• Relationships

Dear Wendy: “My Ex Still Contacts My Kids On Facebook”

I’m a single mom and I recently broke off a relationship of about a year with a guy who’s a single dad. I grew up in a step-family and could see danger ahead if we continued the relationship. Just suffice it to say that my kids are a big part of my life, but for my former SO, his kid IS his life. Here’s what I question: when I dumped him, of course, he unfriended me on Facebook. While I don’t live and die by my online presence, what bugs me (although I don’t know if it should) is that he has kept all my kids as Facebook friends. He comments on their posts, and sends them messages! I don’t stalk him online, but other than block my kids from my feeds, I keep seeing the comments. In the real world, I really don’t think ex-SOs would keep in contact with kids, but who knows? I thought maybe you could give me some perspective! — Single Mom

Well, online social networking IS part of the real world now, whether you like it or not, so since you know it’s always going to be part of your life, this is probably a good time to set up some rules regarding your love life, your kids and the internet. Maybe you need to make it clear to the men you date in the future that they are not to “friend” or otherwise connect with your children online. And then you need to make the same rule clear to your kids. As much as it’s a matter of protecting your privacy, it’s also about protecting your kids’ feelings, too. After all, how do you think they’d feel if they developed a bond with someone you were seeing, like your ex, for example, and then they were dumped, or “unfriended,” just as soon as you broke up? In fact, that may be the exact reason your ex has continued to remain in contact with them on Facebook. Of course, he could also be using his connection to them to annoy you, get you back, etc. If it’s really bothering you, why don’t you have a mature parent-to-parent conversation with your ex and tell him you think it’s in your kids’ best interest if he quit contacting them online. If he takes parenting as seriously as you say he does, surely he’ll understand you wanting to protect your own kids.

I have been dating my current boyfriend for almost two years now. We began dating in high school when I was a junior and he was a senior. Despite the fact that he graduated a year before me and we spent a year apart while he was in college, we still had a great relationship. We called each other almost everyday and he visited almost every weekend. Of course, nothing was perfect, but we handled the separation as best we could and are better for it. However, now that I have graduated and am going to the same college as he is, I am beginning to feel unsure about the solidity of our relationship. I feel that even though we both love each other dearly, maybe I fell in love too young. The media tells me I should be dating often, and I hear so many stories of college debauchery that it almost seems normal. Although we both love each other and have no reason to complicate or change anything, I find myself thinking: “What if he isn’t the one?” What if I’m supposed to make all the mistakes first, then find him? — Young and In Love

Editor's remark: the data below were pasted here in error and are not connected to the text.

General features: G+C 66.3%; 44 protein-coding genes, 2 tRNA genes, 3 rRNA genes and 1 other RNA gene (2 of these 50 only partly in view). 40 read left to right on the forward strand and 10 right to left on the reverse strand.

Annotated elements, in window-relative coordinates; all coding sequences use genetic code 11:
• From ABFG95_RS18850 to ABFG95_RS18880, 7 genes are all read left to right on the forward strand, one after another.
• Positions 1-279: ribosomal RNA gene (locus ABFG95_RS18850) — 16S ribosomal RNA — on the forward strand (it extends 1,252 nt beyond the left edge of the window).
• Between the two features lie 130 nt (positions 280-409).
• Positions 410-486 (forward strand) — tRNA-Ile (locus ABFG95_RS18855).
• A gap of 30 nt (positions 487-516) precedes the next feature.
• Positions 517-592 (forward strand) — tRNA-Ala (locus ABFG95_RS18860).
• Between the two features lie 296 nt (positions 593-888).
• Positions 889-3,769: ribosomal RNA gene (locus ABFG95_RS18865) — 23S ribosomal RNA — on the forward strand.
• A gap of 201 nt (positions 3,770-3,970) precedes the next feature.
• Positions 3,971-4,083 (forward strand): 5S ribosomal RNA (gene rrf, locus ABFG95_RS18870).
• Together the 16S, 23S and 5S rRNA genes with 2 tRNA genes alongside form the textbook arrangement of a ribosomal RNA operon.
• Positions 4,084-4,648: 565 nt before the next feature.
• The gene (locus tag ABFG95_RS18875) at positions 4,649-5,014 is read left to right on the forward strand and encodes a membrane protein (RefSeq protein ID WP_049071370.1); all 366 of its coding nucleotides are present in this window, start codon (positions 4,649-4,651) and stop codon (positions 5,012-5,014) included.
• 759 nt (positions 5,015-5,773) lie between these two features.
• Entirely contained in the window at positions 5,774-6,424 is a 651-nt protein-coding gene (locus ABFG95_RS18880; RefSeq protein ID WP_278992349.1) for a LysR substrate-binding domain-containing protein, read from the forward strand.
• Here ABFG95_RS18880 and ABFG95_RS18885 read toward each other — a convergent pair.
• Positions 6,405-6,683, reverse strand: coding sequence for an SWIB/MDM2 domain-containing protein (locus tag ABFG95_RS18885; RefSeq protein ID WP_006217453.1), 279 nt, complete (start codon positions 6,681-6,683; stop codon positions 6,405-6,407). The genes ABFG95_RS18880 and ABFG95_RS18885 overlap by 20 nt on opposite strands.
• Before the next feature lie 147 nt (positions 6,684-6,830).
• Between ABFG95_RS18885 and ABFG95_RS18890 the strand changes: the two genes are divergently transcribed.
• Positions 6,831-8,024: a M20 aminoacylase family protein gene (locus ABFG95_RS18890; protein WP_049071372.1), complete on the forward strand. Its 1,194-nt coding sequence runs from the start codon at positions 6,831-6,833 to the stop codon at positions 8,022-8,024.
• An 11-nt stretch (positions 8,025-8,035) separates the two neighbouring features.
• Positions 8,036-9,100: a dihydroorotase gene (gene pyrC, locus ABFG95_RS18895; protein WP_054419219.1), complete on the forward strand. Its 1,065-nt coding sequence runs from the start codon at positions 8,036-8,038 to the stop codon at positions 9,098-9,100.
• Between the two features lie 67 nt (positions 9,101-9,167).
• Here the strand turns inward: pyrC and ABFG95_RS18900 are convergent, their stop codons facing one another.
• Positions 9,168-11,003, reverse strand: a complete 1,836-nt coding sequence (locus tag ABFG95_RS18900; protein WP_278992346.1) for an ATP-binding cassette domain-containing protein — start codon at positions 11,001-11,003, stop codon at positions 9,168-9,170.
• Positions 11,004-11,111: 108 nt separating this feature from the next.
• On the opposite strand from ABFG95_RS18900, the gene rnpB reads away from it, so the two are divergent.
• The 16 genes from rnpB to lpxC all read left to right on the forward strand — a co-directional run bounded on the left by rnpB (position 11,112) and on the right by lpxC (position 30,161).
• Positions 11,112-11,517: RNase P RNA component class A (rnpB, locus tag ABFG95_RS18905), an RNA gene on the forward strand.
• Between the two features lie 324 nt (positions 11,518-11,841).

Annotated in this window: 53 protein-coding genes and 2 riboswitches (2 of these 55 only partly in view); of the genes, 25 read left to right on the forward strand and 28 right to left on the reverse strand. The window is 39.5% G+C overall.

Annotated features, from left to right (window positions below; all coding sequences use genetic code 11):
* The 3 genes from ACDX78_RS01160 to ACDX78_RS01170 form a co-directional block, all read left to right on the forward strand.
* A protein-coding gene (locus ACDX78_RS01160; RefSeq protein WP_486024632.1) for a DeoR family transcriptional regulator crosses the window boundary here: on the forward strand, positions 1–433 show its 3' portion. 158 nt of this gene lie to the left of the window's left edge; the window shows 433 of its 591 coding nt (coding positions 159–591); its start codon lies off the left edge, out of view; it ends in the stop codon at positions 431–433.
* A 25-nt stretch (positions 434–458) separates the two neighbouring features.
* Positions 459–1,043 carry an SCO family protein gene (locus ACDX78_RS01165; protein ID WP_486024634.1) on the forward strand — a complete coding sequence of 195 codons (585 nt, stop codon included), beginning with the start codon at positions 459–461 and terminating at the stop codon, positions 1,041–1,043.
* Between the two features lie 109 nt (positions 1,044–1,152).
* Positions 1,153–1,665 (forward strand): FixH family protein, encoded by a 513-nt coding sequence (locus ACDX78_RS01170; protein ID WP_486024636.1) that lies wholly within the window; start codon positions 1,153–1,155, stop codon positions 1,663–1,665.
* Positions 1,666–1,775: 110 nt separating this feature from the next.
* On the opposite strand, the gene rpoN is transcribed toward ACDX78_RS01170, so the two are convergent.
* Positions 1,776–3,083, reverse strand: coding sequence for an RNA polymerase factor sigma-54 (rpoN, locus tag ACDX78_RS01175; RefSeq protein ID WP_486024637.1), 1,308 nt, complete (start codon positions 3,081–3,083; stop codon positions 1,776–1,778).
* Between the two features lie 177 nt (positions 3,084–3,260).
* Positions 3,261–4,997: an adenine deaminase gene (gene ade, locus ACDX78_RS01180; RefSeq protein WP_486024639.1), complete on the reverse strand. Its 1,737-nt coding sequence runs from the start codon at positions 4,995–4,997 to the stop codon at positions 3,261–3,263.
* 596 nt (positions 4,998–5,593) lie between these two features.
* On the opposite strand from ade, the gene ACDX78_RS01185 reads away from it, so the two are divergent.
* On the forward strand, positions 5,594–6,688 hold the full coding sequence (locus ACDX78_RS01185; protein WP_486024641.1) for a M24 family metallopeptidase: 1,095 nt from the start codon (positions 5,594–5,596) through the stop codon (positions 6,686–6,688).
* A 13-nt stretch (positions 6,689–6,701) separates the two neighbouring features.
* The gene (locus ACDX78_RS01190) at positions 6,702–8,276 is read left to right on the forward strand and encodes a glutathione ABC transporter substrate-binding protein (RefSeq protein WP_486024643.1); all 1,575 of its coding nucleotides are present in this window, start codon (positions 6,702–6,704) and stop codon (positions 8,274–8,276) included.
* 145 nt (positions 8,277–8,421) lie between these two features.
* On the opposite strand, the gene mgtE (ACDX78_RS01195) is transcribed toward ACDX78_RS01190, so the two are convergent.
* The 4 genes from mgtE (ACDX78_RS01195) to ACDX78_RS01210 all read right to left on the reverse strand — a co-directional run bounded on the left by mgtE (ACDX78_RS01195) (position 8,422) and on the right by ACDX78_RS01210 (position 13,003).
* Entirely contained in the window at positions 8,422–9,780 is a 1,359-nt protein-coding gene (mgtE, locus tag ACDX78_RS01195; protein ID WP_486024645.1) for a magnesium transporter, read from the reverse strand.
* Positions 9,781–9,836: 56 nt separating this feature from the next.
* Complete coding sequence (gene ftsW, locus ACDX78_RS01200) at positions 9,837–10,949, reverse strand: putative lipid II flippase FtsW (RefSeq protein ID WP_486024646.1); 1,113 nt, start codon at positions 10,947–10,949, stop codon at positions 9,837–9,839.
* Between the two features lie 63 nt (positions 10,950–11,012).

Forget about what the media says; what does your heart say? If you’re happy and your relationship is going well and you have no other compelling reason to change things, then don’t! Everyone’s trajectory is different; we arrive at milestone points in our lives at different times and on different paths and that’s totally fine. You’re going to have your own unique experiences that form and shape you as a person whether you stay with your boyfriend or break up. You — and he — may change so much on your own that a breakup will come naturally. Or, it may not. Maybe you’ll be together forever. But whatever happens, it’s always best to follow your own path rather than hop to a different path simply because yours is the one less traveled by.

But, listen, if you’re genuinely wondering if your boyfriend might not be the one, it’s totally OK to explore that idea. It may be, as you say, the media planting that thought in your head, but it penetrated your thoughts for a reason. It struck a chord, so you need to ask yourself why. If you feel like you’re missing out, take a look around at your single friends and the lives they lead and ask yourself if their experiences are really ones you’d trade your relationship for. If so, it’s possible your relationship has run its course and you need to honor that. But if not, just keep living your life and try not to worry that you didn’t “make all the mistakes” before finding your boyfriend. You have plenty of time to make mistakes, whether you stay with your boyfriend forever or not!

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